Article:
Nip elitism in the bud
THE Government may not have intended the Primary School Leaving Examination (PSLE) to be the be-all and end-all of a successful education ("PSLE not the be-all and end-all: PM" and "Top schools' students tend to have friends like themselves: Poll"; last Saturday).
But combine the PSLE with the Gifted Education Programme (GEP) and the Direct School Admission (DSA) scheme, and we end up with a system that creates an elitist group of children from as young as age nine.
My son sat the GEP entry test recently. A classmate who was successful taunted the others who did not qualify. This attitude carries through the rest of the GEP years.
The poll mentioned in the second article told me, and I suspect quite a few other Singaporeans, nothing new.
The "exclusivity" of the students from the top schools is a known fact. What is alarming would be if many of these students go on to become leaders in the Government or their respective fields without a sense of our reality - that of the common people.
Besides, with the amount of studying that goes on in these schools, can we really expect these children to have time to mix outside their own circles? Community service is periodic and can only have a temporal effect.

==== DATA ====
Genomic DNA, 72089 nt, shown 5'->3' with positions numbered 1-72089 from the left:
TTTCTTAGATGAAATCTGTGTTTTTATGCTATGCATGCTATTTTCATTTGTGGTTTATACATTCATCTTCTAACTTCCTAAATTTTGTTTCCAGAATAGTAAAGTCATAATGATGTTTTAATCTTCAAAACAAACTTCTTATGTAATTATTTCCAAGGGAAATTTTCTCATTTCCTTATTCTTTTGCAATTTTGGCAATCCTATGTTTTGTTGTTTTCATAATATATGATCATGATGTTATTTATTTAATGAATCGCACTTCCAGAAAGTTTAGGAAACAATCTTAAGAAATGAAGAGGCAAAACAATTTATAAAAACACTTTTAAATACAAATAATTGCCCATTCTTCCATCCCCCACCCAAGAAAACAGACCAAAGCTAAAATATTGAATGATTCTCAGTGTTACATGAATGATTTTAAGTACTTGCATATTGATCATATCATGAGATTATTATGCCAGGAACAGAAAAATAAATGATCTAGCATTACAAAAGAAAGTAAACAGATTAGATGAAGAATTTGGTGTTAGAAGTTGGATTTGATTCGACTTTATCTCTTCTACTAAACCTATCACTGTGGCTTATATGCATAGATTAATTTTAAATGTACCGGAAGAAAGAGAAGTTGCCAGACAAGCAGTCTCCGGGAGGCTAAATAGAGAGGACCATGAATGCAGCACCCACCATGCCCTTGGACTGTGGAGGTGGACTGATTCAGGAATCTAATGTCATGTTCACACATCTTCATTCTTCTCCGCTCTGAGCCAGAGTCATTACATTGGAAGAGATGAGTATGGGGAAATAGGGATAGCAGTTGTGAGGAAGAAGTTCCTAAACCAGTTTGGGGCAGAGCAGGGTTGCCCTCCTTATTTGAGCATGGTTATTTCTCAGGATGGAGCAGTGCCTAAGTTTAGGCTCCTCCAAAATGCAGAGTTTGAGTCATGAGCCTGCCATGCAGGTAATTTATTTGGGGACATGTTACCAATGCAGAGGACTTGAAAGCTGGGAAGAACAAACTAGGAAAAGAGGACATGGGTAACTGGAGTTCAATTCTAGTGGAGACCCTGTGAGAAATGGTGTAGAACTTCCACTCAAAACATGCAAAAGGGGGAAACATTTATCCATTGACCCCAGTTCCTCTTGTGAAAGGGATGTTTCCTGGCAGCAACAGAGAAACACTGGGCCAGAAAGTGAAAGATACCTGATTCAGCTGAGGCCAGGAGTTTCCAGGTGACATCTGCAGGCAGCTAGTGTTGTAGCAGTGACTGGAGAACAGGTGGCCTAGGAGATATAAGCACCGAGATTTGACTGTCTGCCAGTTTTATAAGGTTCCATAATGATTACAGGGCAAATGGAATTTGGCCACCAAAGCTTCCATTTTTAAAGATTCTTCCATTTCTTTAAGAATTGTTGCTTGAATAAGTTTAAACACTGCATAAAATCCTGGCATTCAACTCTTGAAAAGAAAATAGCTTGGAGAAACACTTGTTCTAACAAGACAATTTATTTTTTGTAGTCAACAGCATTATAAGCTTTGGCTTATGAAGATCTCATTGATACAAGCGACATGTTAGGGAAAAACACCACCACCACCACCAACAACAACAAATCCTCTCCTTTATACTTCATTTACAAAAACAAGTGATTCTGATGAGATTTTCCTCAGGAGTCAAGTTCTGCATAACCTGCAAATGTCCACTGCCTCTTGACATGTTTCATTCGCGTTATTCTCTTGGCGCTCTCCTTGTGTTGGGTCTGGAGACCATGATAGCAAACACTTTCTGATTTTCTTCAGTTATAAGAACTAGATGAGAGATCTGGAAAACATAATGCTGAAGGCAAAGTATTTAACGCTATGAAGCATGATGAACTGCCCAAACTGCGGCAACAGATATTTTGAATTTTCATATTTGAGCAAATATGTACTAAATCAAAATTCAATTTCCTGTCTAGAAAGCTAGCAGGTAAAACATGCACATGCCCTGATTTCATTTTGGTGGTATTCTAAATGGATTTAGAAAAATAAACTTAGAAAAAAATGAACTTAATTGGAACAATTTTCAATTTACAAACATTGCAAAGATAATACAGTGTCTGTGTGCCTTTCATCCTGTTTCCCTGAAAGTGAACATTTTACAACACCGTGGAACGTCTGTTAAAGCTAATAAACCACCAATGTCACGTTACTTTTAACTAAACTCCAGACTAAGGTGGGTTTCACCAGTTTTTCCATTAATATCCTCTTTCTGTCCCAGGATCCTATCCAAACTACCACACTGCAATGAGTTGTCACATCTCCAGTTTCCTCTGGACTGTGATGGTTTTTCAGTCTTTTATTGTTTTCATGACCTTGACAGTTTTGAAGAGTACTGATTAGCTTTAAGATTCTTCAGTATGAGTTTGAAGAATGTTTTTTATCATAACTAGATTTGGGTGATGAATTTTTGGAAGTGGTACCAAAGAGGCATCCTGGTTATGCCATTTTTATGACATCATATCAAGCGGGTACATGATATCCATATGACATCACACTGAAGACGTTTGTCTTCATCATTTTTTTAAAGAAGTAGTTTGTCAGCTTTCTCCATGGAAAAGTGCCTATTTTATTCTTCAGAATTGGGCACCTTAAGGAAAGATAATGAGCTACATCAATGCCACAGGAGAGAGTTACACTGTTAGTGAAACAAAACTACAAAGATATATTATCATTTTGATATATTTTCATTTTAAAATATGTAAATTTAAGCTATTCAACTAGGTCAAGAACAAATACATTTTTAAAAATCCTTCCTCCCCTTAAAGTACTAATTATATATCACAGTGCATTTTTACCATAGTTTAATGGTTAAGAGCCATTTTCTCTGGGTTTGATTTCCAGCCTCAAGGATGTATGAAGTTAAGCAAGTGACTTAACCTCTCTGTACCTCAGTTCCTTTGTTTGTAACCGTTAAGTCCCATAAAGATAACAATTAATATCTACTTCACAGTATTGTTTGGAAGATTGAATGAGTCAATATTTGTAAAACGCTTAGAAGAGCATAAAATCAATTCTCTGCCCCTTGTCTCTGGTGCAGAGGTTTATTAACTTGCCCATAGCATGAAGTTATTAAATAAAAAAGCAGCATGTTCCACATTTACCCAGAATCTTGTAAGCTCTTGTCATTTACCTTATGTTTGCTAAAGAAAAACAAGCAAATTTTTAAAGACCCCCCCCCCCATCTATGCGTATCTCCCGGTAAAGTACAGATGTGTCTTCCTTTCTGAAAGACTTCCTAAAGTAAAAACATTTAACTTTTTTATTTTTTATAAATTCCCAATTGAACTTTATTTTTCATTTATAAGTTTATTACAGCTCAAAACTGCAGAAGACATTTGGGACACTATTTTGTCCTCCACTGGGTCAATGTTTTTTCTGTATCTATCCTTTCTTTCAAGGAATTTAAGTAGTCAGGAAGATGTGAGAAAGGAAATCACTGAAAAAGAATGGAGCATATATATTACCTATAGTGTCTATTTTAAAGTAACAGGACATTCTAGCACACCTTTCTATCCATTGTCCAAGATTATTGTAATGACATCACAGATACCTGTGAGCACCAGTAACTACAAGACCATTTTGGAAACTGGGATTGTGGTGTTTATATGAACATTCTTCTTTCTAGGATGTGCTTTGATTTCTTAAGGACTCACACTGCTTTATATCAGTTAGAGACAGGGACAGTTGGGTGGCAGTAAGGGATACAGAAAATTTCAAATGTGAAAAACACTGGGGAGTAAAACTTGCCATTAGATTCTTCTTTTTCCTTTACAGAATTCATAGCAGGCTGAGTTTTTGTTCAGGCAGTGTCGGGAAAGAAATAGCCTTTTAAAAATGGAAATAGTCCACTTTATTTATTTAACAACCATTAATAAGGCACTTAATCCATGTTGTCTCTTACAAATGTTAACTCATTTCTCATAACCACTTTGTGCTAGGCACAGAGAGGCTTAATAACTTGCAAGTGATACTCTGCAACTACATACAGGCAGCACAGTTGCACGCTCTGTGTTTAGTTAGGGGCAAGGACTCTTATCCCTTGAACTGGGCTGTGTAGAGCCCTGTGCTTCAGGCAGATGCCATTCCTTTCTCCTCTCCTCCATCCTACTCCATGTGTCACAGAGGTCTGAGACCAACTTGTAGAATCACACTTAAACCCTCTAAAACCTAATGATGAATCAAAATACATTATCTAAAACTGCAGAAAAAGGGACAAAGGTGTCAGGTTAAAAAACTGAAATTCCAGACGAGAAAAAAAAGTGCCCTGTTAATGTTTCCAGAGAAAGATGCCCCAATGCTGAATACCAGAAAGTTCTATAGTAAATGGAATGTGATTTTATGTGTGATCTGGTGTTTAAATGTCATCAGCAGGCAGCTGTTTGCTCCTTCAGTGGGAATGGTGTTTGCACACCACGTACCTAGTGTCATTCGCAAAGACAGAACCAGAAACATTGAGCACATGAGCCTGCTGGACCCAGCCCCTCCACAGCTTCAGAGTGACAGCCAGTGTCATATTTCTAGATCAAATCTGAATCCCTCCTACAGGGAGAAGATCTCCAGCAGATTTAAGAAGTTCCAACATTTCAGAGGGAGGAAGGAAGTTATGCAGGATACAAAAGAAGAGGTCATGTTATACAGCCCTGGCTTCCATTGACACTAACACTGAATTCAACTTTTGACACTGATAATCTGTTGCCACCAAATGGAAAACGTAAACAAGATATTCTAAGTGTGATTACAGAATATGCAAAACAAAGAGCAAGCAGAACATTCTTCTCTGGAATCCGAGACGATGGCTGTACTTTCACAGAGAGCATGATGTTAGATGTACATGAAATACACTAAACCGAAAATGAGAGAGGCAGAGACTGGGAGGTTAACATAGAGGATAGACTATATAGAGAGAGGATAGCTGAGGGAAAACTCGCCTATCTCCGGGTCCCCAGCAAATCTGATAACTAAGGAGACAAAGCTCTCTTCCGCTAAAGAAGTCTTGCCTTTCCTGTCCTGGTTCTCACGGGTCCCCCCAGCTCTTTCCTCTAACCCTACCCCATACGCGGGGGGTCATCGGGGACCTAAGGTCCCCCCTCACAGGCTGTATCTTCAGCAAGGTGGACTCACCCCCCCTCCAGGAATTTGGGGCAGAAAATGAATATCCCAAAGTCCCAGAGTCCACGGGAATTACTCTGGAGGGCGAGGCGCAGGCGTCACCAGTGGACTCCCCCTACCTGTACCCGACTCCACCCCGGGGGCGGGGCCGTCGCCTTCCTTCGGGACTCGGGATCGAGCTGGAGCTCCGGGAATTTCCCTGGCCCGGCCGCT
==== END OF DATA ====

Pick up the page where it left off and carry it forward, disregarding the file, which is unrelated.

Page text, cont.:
A review of the PSLE will be complete only if it includes a review of other schemes like the GEP and DSA.
It is unnecessary to assess and stream children from such a young age. Parents can accept a reasonable measure of success, but this should not be done by assessing or streaming children from as young as age nine.
Give children a broad-based education to allow them to explore and enjoy learning, and assess them when they are more mature and when exam techniques are less of an issue, to give everyone a level playing field.
The crux of the matter is whether we want to have a society that has an elitist minority or a truly diverse one.
Suzy Egan (Mrs)